OKLAHOMA CITY — The Department of Corrections is struggling to fill hundreds of correctional officer openings despite a recent boost to the starting salary.
The department needs to hire more than 600 officers to fill current vacancies, said spokesman Matt Elliott. Nearly 45 percent of the agency’s correctional officer jobs are vacant statewide, he said. Normally, vacancy rates are in the 20 to 30 percent range, he said.
And that’s despite a recent legislative initiative that increased starting pay by $2 an hour. A new correctional officer now starts at $15.74 an hour.
“It was sorely needed, and (legislators) understand that,” Elliott said. “Hopefully, this is going to get us some new recruits.”
Still, he said the agency is competing for the same labor pool as the oil industry, and with prisons located in rural areas, there are not just a lot of people looking for work.
He said the agency has been trying to do everything to get the word out.
Bobby Cleveland, executive director of the Oklahoma Corrections Professionals, said the state’s prisons are an even more dangerous place when operating short-staffed. Current employees have to work 12 hours a day, six days a week, he said.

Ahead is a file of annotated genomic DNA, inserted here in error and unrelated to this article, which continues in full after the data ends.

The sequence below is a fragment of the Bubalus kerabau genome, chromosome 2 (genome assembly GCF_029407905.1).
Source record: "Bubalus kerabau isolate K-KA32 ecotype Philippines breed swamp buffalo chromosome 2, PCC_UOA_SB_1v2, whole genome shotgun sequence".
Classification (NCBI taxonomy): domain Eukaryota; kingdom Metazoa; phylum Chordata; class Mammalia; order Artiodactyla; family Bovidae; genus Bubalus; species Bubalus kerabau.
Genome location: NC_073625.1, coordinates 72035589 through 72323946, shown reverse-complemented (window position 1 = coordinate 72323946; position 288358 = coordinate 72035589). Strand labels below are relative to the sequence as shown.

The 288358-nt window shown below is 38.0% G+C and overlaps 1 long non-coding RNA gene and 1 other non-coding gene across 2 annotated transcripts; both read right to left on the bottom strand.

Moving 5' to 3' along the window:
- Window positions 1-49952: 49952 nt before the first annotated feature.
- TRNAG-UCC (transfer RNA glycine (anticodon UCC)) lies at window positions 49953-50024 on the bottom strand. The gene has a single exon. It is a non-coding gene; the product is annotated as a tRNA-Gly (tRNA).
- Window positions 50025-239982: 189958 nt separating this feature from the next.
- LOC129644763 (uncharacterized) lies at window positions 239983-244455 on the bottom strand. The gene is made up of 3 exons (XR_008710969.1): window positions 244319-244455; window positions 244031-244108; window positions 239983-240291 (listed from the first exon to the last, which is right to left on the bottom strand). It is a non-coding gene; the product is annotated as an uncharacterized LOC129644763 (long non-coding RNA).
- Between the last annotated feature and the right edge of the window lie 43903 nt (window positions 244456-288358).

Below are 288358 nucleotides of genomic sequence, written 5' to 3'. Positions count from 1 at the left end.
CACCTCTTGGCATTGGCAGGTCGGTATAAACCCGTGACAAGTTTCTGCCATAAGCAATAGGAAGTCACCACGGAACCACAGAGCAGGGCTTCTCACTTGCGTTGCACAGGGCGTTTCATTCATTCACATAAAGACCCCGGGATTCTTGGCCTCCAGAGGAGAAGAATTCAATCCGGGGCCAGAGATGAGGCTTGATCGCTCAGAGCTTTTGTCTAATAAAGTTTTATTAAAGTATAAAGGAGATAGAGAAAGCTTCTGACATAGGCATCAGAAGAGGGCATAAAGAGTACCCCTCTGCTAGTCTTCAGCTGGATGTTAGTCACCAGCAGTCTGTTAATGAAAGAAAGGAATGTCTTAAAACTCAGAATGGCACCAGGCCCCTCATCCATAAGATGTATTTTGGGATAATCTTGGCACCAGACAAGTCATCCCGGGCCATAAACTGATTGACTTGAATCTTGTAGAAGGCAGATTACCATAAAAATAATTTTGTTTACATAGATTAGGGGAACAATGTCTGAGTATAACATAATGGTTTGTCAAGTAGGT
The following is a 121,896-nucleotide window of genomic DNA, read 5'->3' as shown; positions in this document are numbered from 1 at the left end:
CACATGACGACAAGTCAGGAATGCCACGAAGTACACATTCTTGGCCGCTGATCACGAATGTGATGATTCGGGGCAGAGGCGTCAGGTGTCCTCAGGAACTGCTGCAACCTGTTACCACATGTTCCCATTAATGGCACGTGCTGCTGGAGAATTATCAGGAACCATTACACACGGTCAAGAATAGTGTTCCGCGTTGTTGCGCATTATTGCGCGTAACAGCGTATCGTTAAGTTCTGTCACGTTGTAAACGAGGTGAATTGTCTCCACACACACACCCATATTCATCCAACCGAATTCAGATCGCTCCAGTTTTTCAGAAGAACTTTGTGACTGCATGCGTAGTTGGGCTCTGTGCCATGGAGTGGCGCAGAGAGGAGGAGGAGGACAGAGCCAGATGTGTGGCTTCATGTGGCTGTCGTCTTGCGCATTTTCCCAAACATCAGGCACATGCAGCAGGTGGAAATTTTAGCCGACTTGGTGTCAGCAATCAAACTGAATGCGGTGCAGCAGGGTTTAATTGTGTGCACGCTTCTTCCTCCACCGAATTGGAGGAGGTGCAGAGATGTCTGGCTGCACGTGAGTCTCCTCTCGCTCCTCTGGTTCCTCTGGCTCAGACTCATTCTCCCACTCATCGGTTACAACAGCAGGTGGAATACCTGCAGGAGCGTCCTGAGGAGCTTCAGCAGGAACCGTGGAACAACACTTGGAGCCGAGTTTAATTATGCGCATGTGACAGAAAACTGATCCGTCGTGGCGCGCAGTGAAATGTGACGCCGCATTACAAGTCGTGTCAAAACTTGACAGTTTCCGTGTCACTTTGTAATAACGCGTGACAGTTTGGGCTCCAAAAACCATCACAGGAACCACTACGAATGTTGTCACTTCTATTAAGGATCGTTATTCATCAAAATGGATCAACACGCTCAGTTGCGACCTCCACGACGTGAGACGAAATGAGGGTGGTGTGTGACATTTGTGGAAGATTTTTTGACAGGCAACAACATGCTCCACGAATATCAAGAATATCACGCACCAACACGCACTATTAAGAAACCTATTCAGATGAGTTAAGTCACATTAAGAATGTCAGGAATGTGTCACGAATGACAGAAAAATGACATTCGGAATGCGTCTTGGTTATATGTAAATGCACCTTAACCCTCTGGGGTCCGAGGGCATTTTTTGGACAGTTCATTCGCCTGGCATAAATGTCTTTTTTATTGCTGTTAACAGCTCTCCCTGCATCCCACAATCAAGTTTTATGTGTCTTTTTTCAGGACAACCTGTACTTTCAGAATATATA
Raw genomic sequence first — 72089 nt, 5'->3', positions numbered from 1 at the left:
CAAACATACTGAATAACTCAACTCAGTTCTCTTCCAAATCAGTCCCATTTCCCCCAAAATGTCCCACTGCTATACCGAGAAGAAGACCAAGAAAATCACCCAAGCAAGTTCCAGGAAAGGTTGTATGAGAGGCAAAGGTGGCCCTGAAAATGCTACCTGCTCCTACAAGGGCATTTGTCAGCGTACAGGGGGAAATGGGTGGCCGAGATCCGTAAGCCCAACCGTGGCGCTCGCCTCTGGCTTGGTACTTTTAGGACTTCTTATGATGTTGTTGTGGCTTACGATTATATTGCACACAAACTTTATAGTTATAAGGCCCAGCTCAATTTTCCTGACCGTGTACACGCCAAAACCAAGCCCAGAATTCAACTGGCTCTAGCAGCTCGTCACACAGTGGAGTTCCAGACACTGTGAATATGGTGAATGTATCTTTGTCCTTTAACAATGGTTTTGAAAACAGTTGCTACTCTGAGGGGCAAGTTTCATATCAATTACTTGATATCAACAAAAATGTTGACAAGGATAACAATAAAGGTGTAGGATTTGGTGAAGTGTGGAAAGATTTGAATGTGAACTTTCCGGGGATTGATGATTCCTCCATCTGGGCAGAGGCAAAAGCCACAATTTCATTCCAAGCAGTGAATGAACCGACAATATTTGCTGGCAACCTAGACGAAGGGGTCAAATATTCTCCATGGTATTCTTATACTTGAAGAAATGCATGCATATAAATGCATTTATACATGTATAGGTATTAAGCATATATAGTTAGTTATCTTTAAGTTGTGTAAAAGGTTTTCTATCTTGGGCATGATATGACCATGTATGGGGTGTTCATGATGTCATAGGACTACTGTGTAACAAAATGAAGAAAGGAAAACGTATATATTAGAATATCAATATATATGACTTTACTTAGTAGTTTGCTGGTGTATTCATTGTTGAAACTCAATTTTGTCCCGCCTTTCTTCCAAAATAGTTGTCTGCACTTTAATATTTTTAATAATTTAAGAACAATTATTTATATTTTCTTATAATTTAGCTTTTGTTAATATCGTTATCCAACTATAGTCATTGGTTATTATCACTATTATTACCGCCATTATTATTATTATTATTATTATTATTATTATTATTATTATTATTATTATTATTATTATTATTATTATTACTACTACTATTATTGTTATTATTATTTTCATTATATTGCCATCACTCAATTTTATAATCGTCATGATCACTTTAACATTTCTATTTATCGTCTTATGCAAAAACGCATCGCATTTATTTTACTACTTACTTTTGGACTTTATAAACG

He said the raise has helped the agency recruit applicants, but it’s still not enough. Cleveland said another $3 an hour is needed to get people to work “a very, very difficult job.”
“Anybody working behind the bars, they’re getting preyed on every day,” he said. “You get spit on. (Inmates) will pee on you.”
He also said the state agency also needs to change its own culture to treat their employees better.
“DOC has just got a history of not being good to people, their employees,” he said. “They just don’t seem to show complete appreciation of their employees. People like to work somewhere where they’re appreciated.”
Tom Dunning, a spokesman for the Oklahoma Public Employees Association, said staffing problems have been a problem for at least six years now.
Even though officer pay has increased the past couple of years, employees can go elsewhere and make more working a job that’s not as difficult.
“There’s some need for salary improvement,” he said. “I don’t think that alone is the answer. It’s certainly a good start.”
He said the frequent turnover of leadership atop the agency — three directors in the past six years — is also contributing to staffing troubles.
“DOC having fairly significant turnover with their directors the past few years,” Dunning said. "It’s difficult to see where the agency is going."
Stecklein covers the Oklahoma Statehouse for CNHI's newspapers and websites. Reach her at firstname.lastname@example.org.